The “Ultimate Forbidden Doc Savage”

by R. Paul Sardanas

I have, in my literary life, been fascinated with the seemingly incompatible extremes of both classical literature and pulp literature. They seem to look at each other across a chasm of mutual wariness and sometimes disdain: one is “highbrow”, and the other is “trashy”. That fascination has led to a deep desire in me to fuse the two…to demonstrate that they are both, at their core, expressions of human thought and passion, of play and the serious business of society and relationships. To my mind Doc Savage is in some ways the perfect embodiment of both worlds.

He has, as a character, personal dignity, conviction and courage. And he is plunged, time and again, into impossible adventures of inspired pulp mayhem. From 1933 to 1949, the 181 stories that comprise the arc of the Doc Savage magazine followed an interesting path from apocalyptic, teenage/boyish myth, to quieter, more introspective stories, many tightly plotted with more of an adult feel. But I never felt that arc was quite done. The next step, which never really happened, was “Doc Savage as literature”.

As a reader and an author I followed a similar arc. In 1969, at eleven years old, I bought my first Doc Savage paperback, Merchants of Disaster. Its cover painting by James Bama possessed a camera-like brilliance that seemed to transcend any prosaic camera existing on Earth. The story itself was emblematic of the 1930’s Doc: a vivid thrill ride, with a deep current of idealism and a taste of the monumental.

Four years later in 1973, I was still reading Doc stories, but I also had sex on the brain big-time. One summer day I nerved myself up and penetrated behind the beaded-curtain doorway of a local head shop, which was called The Rainbow Tree. Such establishments were holdovers from the Sixties, where patrons could get smoking paraphernalia, edgy and/or obscure record albums, incense, and subversive (frequently erotic) literature. At fifteen I shouldn’t have been able to get in the door, but they were lax, and at that age I could raise a thin but passable mustache, so I got away with murder.

And there he was again. On their paperback shelf, amid underground comics, psychedelic drug mags and pamphlets calling for revolution, I did a double-take at the sight of a beat-up copy of the Essex House first edition of Philip José Farmer’s A Feast Unknown, with a cover drawing featuring two nude figures: one certainly being a James Bama-inspired Doc Savage, wrestling with someone who looked suspiciously like Tarzan. That copy, which I still own, even had rather ominous red stains on it (probably the original owner had read it while eating pizza…but still…)

I opened the book, scanned a few pages, boggled at the almost insane levels of violence and erotic excess, and nearly put it back on the shelf. What the hell?

But I didn’t put it back. I paid four bits for it (actually less than what I had paid for Merchants of Disaster in ’69…used paperbacks were dirt cheap at The Rainbow Tree), walked with it down to the waterside of the beach town where I lived, began reading in earnest, and my mind lost most of the notion that literature has as its purpose the basic ordering of the human soul.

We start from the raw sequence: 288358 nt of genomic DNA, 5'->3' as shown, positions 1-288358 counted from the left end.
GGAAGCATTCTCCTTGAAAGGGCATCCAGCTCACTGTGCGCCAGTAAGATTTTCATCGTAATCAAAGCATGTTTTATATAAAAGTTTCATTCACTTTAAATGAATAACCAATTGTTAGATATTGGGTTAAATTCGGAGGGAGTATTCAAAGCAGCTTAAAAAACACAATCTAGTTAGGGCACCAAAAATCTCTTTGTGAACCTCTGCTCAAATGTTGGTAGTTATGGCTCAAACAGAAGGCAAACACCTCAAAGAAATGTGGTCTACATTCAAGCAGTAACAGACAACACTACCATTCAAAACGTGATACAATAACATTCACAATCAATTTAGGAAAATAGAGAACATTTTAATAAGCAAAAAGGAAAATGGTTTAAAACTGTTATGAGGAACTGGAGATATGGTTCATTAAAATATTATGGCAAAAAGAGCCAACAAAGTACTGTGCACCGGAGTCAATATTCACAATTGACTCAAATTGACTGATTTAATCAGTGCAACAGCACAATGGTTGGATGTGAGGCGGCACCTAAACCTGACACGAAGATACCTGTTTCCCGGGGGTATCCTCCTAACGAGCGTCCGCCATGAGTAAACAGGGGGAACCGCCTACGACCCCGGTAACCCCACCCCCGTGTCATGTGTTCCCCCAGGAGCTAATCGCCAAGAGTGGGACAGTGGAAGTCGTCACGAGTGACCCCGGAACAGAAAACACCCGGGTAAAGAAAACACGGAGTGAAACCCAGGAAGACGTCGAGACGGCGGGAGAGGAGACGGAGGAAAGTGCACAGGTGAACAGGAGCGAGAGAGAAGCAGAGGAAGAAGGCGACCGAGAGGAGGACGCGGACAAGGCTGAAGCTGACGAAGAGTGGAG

Could it be that its true, most noble purpose is to challenge and transform the reader, reaching into innermost depths and ripping out a thorny tangle of mores, beliefs, obsessions and hopes? Those are forms of insight which might take a lifetime to unravel – or which might never be unraveled.

As for the “real world”, time went on. I immersed myself in history and the classics, and also more trashy entertainment. It was not an unusual thing to see me, throughout my teens and early twenties, toting around a ponderous textbook and a pulp novel. My father, seeing my somewhat divided focus, and aware of my aspirations toward writing, once asked me, “You see the difference in the quality between these, don’t you?”

I said yes. Of course I did. Pulp writing was often hack work produced under punishing deadlines, and it showed. But perversely, I didn’t care. The raw quality of the writing was part of its allure. In its visceral force, it had qualities of human energy that seemed only barely harnessed. It was as alluring as the sophisticated writing of the classics. I didn’t tell my father that.

By 1976, at age eighteen, I could buy “men’s magazines”. Much earlier, right on the cusp of puberty, I had tried to buy a Playboy magazine at a newsstand, attempting with awkward conviction to convince the clerk that it was for my father. They refused to sell it to me, and I’d slunk from the place, blushing furiously. At eighteen I still blushed when I brought a girlie magazine to the counter to pay for it. But the clerks didn’t bat an eye anymore. I was getting closer to the forbidden, and it was exciting, daunting, and fun. I was convinced that, as with heroic pulp fiction, the realm of explicit lit was also primed to transcend its stereotyped shallow presentation of sex, and could become a vehicle for themes that included intellect, emotion and spirituality as elements of desire. I hoped, as at least a relatively enlightened male, to present the sexes as equals. Even exploring primitive, atavistic violent conditioning within the erotic drive could be done without it becoming an exercise in exploitation.